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Periodontitis increases the risk of high blood pressure.

 People with periodontitis register up to 60% more risk of having high blood pressure.

Periodontitis increases the risk of high blood pressure

A new study recently published in the Journal of Internal Medicine suggests that systemic inflammation may be the determining factor linking periodontal disease and high blood pressure.  

The results of a previous study by the same group confirmed the relationship between periodontitis and hypertension; however, the mechanisms that support the association between these two diseases had not been previously investigated. It has now been confirmed that periodontitis is closely linked to hypertension and systemic inflammation is largely a mediator of this association. 

The key: systemic inflammation


This is one of the main conclusions shown by the study "Is Systemic Inflammation a Missing Link Between Periodontitis and Hypertension? Results from Two Large Population-based Surveys". 
The study confirms that the link between periodontitis and hypertension is mediated by systemic inflammation.
This cross-sectional study was designed to investigate the relationship between periodontitis and hypertension and, in turn, to analyze the role of systemic inflammation as a mediator of this association. For this purpose, the researchers carried out the analysis of international databases (NHANES and KNHANES), with representative samples of the populations of the United States and North Korea. Linear regression models, logistics, and mediation analyses were carried out.

Main findings


The results of the study corroborated that participants with periodontitis had a 60% higher risk of suffering from hypertension than those with healthy gums; these associations were independent of age, sex, smoking level, and alcohol consumption, among other variables. These results are consistent with other previous studies and with literature reviews and meta-analyses in the study of the association between periodontitis and hypertension.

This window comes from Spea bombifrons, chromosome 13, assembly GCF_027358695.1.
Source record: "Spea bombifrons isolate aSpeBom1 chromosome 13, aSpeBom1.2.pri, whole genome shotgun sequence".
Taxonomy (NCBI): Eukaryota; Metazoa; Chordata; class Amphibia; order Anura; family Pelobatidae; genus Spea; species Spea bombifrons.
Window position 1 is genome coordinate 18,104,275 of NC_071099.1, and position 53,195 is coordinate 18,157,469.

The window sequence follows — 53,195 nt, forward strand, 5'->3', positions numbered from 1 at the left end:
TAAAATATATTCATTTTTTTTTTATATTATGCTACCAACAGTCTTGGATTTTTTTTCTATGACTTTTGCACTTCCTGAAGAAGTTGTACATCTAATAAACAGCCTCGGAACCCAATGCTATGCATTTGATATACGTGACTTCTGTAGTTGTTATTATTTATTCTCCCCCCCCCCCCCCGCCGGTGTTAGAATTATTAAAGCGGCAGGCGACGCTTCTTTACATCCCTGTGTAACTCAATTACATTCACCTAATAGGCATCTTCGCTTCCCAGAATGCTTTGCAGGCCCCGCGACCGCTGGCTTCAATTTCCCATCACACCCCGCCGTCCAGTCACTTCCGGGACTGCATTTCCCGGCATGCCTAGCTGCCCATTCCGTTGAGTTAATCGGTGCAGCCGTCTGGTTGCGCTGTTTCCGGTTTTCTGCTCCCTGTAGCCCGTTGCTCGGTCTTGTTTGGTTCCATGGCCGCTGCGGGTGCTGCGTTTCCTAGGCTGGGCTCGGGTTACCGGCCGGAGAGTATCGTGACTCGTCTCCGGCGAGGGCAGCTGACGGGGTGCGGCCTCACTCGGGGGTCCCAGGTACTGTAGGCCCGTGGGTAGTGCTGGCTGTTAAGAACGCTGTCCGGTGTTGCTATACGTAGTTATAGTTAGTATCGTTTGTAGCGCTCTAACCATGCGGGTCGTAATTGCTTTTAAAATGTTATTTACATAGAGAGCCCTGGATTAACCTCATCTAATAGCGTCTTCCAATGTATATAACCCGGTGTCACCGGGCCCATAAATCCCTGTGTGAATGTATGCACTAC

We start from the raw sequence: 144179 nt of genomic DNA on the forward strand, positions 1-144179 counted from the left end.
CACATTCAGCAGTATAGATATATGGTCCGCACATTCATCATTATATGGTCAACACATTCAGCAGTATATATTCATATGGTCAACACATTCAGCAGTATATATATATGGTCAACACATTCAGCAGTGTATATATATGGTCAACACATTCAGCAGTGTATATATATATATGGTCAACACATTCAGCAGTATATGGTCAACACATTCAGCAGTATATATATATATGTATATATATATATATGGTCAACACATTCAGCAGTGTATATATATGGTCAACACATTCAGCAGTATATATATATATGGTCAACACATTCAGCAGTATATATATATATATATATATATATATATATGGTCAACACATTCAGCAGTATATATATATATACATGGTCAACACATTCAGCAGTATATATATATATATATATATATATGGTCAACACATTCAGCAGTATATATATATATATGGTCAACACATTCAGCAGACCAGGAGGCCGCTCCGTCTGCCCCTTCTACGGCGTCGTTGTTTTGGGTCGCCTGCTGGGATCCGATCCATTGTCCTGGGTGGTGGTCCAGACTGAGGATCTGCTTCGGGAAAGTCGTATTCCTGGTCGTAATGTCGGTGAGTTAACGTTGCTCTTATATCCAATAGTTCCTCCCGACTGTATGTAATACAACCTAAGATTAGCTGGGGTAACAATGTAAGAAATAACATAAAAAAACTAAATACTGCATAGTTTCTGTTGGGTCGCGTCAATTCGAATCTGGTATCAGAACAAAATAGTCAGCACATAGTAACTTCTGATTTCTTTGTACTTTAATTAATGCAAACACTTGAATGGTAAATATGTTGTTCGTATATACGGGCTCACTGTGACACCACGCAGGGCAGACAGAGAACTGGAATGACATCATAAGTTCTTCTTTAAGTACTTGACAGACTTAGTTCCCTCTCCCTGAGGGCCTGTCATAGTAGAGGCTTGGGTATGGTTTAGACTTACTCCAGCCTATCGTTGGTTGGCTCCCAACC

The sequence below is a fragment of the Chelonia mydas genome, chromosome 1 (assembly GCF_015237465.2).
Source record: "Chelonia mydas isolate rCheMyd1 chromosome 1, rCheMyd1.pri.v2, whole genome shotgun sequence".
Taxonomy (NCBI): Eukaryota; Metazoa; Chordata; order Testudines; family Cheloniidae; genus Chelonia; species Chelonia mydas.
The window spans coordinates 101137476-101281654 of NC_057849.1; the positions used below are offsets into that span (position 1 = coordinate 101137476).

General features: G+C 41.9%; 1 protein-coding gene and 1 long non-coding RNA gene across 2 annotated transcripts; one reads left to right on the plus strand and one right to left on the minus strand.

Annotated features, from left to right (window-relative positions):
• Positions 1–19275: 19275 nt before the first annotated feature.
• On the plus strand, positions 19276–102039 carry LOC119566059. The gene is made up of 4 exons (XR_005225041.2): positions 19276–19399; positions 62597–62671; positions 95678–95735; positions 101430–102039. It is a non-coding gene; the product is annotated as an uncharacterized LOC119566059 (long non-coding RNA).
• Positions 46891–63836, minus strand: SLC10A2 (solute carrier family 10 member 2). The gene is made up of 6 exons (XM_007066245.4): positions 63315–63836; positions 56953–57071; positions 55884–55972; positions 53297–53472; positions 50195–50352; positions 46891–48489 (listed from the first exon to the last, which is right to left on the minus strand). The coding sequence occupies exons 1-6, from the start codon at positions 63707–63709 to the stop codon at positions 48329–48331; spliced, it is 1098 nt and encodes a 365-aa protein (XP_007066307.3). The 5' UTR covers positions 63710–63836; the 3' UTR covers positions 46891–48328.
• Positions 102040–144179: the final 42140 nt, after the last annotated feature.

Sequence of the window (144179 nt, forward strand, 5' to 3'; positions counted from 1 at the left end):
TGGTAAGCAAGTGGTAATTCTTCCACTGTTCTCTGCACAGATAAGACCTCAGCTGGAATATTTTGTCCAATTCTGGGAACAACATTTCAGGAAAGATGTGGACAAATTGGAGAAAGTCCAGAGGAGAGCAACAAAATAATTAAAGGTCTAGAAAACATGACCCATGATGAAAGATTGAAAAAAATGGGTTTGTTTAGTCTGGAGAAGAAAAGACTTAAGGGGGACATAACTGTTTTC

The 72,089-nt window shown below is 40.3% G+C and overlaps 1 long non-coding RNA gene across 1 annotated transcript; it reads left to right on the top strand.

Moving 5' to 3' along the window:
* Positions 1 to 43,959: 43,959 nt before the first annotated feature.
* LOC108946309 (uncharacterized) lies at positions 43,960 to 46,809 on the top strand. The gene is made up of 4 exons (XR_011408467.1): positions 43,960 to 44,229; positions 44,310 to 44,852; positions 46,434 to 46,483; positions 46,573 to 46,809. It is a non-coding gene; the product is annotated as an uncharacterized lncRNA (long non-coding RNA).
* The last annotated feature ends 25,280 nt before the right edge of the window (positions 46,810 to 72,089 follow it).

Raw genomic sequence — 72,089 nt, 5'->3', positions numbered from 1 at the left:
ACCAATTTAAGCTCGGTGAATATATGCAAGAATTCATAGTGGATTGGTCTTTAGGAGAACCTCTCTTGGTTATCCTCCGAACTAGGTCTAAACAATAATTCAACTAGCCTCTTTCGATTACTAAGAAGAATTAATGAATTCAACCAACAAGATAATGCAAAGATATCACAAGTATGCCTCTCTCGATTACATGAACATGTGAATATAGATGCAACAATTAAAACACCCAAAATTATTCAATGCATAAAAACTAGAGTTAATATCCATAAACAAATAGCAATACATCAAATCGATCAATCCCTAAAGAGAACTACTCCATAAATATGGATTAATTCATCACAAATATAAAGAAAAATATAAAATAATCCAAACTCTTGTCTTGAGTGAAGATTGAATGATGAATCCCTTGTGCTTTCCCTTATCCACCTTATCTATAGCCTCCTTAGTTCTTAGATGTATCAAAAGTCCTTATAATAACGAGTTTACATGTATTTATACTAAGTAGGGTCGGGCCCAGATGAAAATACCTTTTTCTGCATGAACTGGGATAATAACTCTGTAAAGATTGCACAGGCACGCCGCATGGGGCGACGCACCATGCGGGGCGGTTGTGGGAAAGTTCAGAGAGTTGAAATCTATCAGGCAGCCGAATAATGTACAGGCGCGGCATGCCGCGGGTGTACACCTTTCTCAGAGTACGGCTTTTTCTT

Treatment of periodontitis may represent a novel non-pharmacological treatment to help control high blood pressure and reduce its complications 

In addition, it has been highlighted that markers of systemic inflammation, such as C-reactive protein and leukocyte count, were elevated in patients with periodontitis and acted as mediators of this relationship.

Therefore, this study suggests that systemic inflammation caused by periodontitis may lead to increased blood pressure. If this association is proven causal, treatment of periodontitis would not only be aimed at improving oral health but could also represent a novel non-pharmacologic treatment to help control high blood pressure and reduce its complications. 

Next steps

To date, scientific evidence linking hypertension and periodontitis is based primarily on epidemiological studies. However, there are very few clinical trials with a robust design that have proven that adequate periodontal treatment leads to a reduction in blood pressure. Therefore, a multi-center clinical trial is currently being designed to evaluate the effects of periodontal treatment on hypertension and, in turn, to obtain a more detailed understanding of the molecular mechanisms through which periodontitis promotes the development of hypertension. 

Current scientific evidence suggests that low-grade systemic inflammation promotes endothelial dysfunction and oxidative stress, mechanisms involved in the development of hypertension. Periodontal disease, in turn, is related to elevated markers of systemic inflammation. Therefore, from a biological point of view, it is plausible that these two diseases are linked, and the elevation of systemic inflammation markers could play a very important role. 

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